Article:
Online Encyclopedia

PATRICK DUNBAR (1285-1369)

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Originally appearing in Volume V17, Page 687 of the 1911 Encyclopedia Britannica.
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PATRICK DUNBAR (1285-1369), 9th earl of Dunbar and 2nd earl of March, son of the preceding, gave refuge to Edward II. of England after Bannockburn, and contrived his escape by sea to England. Later, he made peace with Robert Bruce, and by him was appointed governor of Berwick Castle, which he held against Edward III. until the defeat of the Scots at Halidon Hill (July 1q, 1333) made it no longer tenable. His countess, known in Scottish history and romance as " Black Agnes," daughter of Thomas Randolph, earl of Moray (Murray), and grandniece of Robert Bruce, is famous for her defence of Dunbar Castle against the English under the earl of Salisbury in 1338, Salisbury being forced to abandon the attempt after a fierce siege lasting nineteen weeks. This lady succeeded to the estates and titles of her brother, John Randolph, 3rd earl of Moray. The earldom of Moray passed after her death to her second son, John Dunbar, who married Marjory, daughter of King Robert II. Black Agnes also bore to the earl of March two daughters, the elder of whom, Agnes, after being the mistress of King David II., married Sir James Douglas, lord of Dalkeith, from whom were descended the first three earls of Morton; the younger, Elizabeth, married John Maitland of Lethington, ancestor of the duke of Lauderdale, whose second title was marquess of March.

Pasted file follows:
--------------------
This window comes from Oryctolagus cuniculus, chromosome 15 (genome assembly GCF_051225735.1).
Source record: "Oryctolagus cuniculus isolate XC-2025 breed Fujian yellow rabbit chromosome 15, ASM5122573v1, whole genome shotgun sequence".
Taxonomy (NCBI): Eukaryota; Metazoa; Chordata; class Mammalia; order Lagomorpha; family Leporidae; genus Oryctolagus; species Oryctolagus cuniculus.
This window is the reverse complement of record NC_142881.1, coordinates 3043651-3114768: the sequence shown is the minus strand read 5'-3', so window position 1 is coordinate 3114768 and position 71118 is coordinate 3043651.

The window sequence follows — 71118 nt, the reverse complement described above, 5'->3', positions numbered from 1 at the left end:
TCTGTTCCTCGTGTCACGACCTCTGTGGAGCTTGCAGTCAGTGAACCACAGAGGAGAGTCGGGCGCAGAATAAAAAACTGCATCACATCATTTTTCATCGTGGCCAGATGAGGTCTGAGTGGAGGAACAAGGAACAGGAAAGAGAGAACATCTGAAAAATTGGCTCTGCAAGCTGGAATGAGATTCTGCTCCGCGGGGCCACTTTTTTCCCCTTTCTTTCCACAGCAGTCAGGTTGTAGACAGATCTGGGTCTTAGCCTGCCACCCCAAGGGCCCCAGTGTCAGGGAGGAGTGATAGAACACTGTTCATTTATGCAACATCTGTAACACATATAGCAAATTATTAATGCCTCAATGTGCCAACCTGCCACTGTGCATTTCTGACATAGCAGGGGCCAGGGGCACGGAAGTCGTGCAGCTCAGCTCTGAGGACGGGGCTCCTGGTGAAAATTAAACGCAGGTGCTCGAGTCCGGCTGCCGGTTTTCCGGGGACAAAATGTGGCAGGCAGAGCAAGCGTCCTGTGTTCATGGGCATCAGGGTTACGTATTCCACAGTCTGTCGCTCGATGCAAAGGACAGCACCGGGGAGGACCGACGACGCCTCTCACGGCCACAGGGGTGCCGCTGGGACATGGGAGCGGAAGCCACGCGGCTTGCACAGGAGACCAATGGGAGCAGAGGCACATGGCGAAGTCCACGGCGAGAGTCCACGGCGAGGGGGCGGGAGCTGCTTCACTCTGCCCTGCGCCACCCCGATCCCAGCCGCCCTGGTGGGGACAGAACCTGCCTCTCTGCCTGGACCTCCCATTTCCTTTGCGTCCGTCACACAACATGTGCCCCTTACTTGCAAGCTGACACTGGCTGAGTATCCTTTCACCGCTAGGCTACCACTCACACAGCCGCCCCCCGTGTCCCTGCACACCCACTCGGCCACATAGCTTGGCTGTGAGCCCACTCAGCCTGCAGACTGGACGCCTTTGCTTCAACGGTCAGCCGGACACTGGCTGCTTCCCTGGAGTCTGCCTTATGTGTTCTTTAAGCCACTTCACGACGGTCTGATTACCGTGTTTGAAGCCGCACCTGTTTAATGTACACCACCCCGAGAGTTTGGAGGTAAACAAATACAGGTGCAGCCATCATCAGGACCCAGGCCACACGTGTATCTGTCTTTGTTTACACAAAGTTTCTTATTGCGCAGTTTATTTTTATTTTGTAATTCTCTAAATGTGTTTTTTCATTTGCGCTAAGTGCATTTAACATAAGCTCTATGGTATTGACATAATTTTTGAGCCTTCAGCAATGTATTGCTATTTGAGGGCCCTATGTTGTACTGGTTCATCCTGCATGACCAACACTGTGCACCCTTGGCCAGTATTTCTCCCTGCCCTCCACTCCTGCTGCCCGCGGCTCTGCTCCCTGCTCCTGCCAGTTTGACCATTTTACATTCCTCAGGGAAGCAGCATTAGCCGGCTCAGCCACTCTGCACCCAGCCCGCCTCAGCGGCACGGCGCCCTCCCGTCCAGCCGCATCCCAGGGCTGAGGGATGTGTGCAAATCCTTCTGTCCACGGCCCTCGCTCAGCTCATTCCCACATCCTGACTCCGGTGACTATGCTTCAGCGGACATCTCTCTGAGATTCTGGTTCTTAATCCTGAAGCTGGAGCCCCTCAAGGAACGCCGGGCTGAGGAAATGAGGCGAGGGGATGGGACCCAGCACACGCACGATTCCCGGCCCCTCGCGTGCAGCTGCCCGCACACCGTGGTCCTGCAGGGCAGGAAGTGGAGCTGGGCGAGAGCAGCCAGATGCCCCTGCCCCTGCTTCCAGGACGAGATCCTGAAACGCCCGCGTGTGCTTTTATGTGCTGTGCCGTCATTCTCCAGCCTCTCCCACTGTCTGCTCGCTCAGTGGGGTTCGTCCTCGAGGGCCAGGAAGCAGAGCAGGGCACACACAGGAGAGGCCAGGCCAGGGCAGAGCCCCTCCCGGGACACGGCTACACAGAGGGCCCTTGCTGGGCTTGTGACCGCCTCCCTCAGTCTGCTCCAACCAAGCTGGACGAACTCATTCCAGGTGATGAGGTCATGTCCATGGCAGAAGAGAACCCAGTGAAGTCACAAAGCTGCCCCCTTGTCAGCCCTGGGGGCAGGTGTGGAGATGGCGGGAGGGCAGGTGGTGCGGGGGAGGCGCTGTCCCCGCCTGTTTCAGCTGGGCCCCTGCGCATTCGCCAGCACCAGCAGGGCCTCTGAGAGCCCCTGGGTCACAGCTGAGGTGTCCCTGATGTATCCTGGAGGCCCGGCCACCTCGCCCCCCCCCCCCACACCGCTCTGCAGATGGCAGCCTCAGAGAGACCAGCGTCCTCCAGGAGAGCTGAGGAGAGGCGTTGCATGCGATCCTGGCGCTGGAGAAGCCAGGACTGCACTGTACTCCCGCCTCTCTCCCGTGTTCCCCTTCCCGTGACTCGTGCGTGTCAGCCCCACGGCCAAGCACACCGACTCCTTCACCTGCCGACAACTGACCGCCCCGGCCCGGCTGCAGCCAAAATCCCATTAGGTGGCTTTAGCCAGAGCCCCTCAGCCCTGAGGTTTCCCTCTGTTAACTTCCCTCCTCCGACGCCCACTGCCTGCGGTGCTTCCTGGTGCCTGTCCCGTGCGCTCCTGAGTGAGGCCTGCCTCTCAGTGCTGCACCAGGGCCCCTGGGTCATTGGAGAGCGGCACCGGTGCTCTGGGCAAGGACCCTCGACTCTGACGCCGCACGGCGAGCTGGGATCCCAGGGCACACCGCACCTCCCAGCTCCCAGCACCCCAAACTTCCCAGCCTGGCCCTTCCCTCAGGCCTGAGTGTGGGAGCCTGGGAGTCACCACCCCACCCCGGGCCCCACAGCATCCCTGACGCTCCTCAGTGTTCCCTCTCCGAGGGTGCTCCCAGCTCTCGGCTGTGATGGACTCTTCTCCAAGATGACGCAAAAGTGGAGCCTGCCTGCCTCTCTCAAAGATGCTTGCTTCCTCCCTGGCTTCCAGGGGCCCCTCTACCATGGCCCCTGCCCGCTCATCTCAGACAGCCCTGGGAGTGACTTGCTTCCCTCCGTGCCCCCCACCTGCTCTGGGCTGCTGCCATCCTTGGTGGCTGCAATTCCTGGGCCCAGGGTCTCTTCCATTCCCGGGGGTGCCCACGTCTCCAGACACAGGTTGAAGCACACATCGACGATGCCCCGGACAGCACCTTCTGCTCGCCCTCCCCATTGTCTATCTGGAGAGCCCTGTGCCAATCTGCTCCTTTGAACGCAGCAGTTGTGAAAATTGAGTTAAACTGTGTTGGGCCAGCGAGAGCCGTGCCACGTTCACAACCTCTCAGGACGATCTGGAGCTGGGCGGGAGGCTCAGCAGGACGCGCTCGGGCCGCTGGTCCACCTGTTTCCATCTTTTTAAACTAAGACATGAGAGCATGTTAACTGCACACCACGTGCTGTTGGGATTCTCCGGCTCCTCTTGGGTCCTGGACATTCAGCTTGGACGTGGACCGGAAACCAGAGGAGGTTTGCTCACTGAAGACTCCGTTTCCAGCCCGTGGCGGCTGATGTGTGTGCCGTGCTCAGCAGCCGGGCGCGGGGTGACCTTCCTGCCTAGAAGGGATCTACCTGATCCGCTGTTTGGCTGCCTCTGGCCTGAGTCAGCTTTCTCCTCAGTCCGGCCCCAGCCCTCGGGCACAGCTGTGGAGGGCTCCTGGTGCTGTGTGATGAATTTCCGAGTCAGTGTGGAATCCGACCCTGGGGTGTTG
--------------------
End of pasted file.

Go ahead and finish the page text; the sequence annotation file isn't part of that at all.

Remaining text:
End of Article: PATRICK DUNBAR (1285-1369)
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